Peter Margaritis: [00:09:56] Yes. And you’ve also been known to, early on, and probably still do to some degree, walk through at a grocery store, stop a stranger, and say, “Can I help you with your shopping?”
Lucy Hayhurst: [00:10:11] That’s not untrue. If you’re looking baffled or you have questions, I am there to help. A lot of times, people avoid the produce section because they don’t know, “I don’t even know what a scallion looks like,” and that scares them. And so, they just stay away from it. And I make it my mission to, if somebody’s got that question look on their face, I’m totally down to help them to find what they’re looking for.
Peter Margaritis: [00:10:39] Well, I needed some help because I thought a shallot and a scallion were pretty much the same thing, but you just use the green part versus the white part. I thought that was the difference between the two. And I’ve learned that’s completely wrong.
Lucy Hayhurst: [00:10:52] Right, right. Shallot is the fastest way to make any meals seem restaurant fancy. A little butter and, finally, diced shallot with your eggs in the morning, you’re officially feeling all kinds of fancy.
Peter Margaritis: [00:11:08] So, you said a little butter. My inner Bill Clinton is coming out now. I’m going to ask you something. What’s your definition of a little butter?
Lucy Hayhurst: [00:11:16] That’s a good question. Well, so, here’s the good thing to know. Fat is our friend. So, all that stuff that you grew up with in the ’80s and ’90s, hearing how fat is evil, thank God, we have thrown that away. And that’s our friend. So, when I talk about a little butter, I want you to hold out your thumb, and bend it the knuckle, and that top part, that’s how much butter I want you to use at each meal.
Peter Margaritis: [00:11:46] Not that much. I got my index finger sticking out. And just a little bit of butter. Excuse me. This is a French version of just a little bit of butter.
Lucy Hayhurst: [00:11:56] Right.
Peter Margaritis: [00:11:56] The whole index finger. You got it.
Lucy Hayhurst: [00:11:59] Sometimes, a little bit more. But a lot of times, I find people are terrified when I start asking them to add peanut butter, or regular butter, olive oil, mayonnaise. Yeah. But I’ll tell you what, if you want a way to cut your cravings, add fat. It is your friend.
Peter Margaritis: [00:12:21] Now, add fat, but there’s got to be that a little bit of fat. And from a gram’s perspective, how many grams of fat should we add to our diet?
Lucy Hayhurst: [00:12:34] I should have known the CPA was going to want to talk about numbers. At Well-Balanced Nutrition, we don’t actually get caught up in the counting of calories and grams of fat because, well, first and foremost, as humans, no matter how precise you think you’re being, you’re really stuck at it.
Peter Margaritis: [00:12:57] Yes.
Peter Margaritis: [00:12:59] So, unless you are that human that is literally weighing in and portioning out every morsel that goes into your mouth, in which case, we’ve got other things to talk about. But really, it’s about tuning back into your body and learning to listen. And when I have mayonnaise and sardines that both have fat in my bodies, it’s like, “Oh, that was too much,” or if I have one of those salads, and I’m like, “I’m just going to use a little dressing, and have some lean chicken,” then, two hours later, my body says, “Wow. I’m starving. You probably should have had a little bit more to eat at lunchtime.”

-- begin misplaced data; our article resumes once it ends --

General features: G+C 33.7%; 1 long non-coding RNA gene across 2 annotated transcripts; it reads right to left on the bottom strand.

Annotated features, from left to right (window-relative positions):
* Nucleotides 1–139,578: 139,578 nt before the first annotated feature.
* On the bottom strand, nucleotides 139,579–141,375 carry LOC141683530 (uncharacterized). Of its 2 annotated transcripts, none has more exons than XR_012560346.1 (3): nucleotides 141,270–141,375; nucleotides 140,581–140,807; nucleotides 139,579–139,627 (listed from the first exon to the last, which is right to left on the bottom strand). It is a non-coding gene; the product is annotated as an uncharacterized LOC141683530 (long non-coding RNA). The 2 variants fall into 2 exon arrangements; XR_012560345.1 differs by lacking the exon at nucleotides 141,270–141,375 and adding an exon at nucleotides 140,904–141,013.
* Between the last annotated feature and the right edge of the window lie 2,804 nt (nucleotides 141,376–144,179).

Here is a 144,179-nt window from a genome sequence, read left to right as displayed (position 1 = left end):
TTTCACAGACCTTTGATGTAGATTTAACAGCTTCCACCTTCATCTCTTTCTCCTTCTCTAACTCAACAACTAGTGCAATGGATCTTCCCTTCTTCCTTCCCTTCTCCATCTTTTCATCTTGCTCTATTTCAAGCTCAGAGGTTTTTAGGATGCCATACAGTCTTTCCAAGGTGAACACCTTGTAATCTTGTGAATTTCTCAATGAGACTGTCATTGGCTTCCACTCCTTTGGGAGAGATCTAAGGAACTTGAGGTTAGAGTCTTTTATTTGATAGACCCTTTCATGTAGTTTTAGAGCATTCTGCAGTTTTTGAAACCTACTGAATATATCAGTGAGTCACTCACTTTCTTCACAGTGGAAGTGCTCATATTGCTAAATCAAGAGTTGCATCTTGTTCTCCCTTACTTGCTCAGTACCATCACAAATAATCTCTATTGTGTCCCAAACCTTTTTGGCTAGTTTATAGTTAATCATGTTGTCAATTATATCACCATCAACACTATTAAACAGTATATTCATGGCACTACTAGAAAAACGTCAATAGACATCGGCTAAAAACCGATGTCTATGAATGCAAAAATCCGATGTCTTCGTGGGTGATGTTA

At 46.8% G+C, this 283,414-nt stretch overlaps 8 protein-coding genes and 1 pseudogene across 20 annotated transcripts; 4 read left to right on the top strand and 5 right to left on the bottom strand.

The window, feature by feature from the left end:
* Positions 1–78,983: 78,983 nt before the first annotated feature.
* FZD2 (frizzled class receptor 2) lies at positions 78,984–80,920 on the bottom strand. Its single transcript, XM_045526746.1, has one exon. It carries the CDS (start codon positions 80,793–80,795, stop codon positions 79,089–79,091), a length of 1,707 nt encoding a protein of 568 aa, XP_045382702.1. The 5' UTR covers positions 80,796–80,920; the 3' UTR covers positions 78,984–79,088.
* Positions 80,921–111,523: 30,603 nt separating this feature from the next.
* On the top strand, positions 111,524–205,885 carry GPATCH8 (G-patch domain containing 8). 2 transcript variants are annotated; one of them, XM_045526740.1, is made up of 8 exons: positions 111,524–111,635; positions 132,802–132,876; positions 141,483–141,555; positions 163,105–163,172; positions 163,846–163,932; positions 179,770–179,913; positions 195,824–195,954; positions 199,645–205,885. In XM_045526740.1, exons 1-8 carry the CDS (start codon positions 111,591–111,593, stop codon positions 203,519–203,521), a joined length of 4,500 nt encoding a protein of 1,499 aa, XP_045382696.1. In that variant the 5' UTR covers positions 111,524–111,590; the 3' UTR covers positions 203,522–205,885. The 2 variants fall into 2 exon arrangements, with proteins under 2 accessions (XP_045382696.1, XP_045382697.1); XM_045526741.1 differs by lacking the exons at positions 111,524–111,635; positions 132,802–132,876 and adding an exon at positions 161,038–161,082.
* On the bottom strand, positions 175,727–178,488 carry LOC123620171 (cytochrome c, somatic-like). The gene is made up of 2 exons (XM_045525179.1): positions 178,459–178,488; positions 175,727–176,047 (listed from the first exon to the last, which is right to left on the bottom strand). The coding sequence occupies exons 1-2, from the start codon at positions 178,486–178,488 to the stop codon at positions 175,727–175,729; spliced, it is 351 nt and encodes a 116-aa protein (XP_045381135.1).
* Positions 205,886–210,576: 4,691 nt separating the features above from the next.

Peter Margaritis: [00:13:40] Two years ago, I had my gallbladder removed, and I had sludged, and I couldn’t eat. I was on extreme low-fat diet just to get to the point of the surgery. And then, they said, “Give it six more weeks. Don’t add any major fat back in.” And they said, “Some people, it’ll take even longer.” And for me it was about a year and a half until I could eat really any amount of fat back into my diet. So, I think, all the time that I didn’t have fat in the last six months, I’ve compensated for what I’ve missed, plus. And I’ve got to go back to not adding as much fat back into my diet because I can tell a big difference when I put too much fat that it does affect your drive. It does affect your motivation. You feel a lot more sluggish.
Lucy Hayhurst: [00:14:34] Interesting. And I think what’s really important to note is just how much it varies person to person. And so, yeah, definitely listening to how it makes you feel. And it’s like your body’s saying, “Hey, if I have too much of this stuff, I feel terrible.” And some people get that. They’re eating what they think are really healthy like, “I’m eating broccoli, and roasted chickpeas.”.
Lucy Hayhurst: [00:15:00] This literally happened to this week. And when we think that we’re doing something really great, but then she’s coming in and saying, “Look at my perfect healthy diet. I’m eating salads and, almond butter, and broccoli, and whatever else.” And yet, not to get too graphic, “but my bowels are telling me that every time I go, it’s urgent and quite formed.” And that’s her body saying, “Hey, guess what, even though you think this is healthy food, it’s not actually healthy for you.”
Lucy Hayhurst: [00:15:31] That’s the biggest misconception or misnomer when it comes to nutrition and wellness, in my opinion. All of us should be following the same rules. And frankly, that’s not it. We can’t follow the same rules. If that was the case, then all of us would be healthy because there would be just one perfect diet.